Am thinking about being accepted as a member of a Jewish group one evening in Manchester. Remembering the tightness of community,cultural references, and language. Remembering feeling alien, remembering apparent closing of ranks and sudden exclusion.

    Thinking now of varying attention to potential threat of those who don’t belong.

    Thinkîng of the word “protection”.

    I don’t think that group was a clique.

    Thinking of a conversation with a Quaker friend about friends…

    1. It’s interesting that you felt accepted and alien at the same time. What interested me most in the research that I referred to was not the intentionality or lack of it by participants but the role of Facebook in making some participants less visible to others.

  5. Thanks for a thought-provoking post. I also loved the related posts by sava and Maha – I read and shared both but have only found a moment right here, right now to post a comment. As someone immersed in critical and qualitative research just now, your suggestion re: research resonated: “a qualitative study from in-community and ex-community perspectives of this… could contribute to critical perspectives on openness”. And as you so often highlight, Frances (and Maha notes also) the spectrum of perspectives between in- and ex-community would be immensely interesting space to explore.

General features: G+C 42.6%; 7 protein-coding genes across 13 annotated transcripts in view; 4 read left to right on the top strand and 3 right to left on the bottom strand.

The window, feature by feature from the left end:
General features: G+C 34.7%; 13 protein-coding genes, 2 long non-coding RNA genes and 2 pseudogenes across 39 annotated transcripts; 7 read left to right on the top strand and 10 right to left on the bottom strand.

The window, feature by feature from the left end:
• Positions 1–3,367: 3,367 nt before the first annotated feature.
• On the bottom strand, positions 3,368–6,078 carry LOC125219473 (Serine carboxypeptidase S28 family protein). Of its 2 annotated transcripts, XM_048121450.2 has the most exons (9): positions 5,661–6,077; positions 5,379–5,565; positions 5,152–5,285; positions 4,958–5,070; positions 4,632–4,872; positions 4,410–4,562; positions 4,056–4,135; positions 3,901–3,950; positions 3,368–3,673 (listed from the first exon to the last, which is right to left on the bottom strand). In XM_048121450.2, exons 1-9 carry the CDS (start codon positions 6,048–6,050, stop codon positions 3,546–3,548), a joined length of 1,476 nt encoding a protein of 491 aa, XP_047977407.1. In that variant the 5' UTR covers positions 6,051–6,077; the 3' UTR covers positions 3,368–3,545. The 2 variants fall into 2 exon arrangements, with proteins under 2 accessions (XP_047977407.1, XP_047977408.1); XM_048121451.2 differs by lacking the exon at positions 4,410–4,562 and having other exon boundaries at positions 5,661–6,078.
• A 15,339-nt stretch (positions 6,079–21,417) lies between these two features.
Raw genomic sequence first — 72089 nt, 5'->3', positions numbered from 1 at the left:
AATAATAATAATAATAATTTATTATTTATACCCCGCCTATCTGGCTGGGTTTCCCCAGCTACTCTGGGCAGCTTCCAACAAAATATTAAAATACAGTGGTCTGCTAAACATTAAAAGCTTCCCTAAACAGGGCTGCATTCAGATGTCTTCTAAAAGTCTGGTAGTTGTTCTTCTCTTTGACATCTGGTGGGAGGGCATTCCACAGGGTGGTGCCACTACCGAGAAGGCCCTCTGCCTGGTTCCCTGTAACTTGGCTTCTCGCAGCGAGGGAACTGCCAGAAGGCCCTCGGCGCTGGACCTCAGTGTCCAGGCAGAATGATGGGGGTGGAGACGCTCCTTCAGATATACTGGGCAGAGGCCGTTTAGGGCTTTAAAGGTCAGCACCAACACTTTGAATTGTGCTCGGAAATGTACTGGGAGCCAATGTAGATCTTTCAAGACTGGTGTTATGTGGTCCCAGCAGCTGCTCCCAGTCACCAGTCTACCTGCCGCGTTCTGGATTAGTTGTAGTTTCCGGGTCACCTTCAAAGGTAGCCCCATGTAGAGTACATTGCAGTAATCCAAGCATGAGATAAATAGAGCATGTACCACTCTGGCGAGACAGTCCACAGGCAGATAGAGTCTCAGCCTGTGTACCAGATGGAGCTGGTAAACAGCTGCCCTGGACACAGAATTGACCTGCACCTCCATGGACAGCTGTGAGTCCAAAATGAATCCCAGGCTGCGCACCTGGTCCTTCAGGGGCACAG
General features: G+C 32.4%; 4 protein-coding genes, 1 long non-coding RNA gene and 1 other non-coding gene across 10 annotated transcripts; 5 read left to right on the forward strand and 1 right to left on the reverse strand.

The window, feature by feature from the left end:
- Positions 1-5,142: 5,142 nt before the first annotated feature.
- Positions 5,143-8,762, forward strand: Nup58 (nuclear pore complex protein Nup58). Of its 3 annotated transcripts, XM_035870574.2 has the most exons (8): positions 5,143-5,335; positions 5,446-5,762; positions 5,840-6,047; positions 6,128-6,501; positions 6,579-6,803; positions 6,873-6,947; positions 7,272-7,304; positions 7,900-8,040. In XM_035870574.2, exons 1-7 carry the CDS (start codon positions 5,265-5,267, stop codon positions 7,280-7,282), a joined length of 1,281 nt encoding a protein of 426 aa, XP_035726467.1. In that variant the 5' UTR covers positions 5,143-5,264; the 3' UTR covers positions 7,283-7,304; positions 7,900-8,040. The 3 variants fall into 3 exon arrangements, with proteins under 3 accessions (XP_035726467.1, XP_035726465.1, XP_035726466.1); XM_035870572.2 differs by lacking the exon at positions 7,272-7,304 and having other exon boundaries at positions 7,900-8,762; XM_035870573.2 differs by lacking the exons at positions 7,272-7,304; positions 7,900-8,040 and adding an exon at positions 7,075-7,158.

Frances and Maha, I read your conversation in the comments above with deep interest also. I didn’t participate in rhizo14, so I’m not an “insider” who can contextualise these comments. I simply saw rhizo14 activity on Twitter when it was active and read the papers by Frances, Jenny & Mariana. As an observer (and white western woman) I see your conversation here as mostly agreeing, but also stepping into a space to share your thoughts about inclusion/exclusion/power. This is often fraught space. The fact that you both stepped into that space, willing to be both vulnerable and honest — well, to me this shows a way forward but also how challenging it can be. This is not easy work. I’m not sure how your conversation finished — I would hate to think it was in silence! I hope there was continued direct communication between you both.
    So… insider/outsider dynamics. This is, truly, the nature of working in the open. Those of us who want to make open, networked spaces more inclusive cannot ignore this challenging work. For me, the three of you (Frances, Maha, sava) are models of doing this with insight and sensitivity. We don’t always get it “right” (as I well know!) — we’ll make missteps along the way. But listening, learning and moving forward is vital, not just for us as individuals, but for a healthier and more inclusive networked culture.
    Thanks very much for opening up my thinking on this 🙂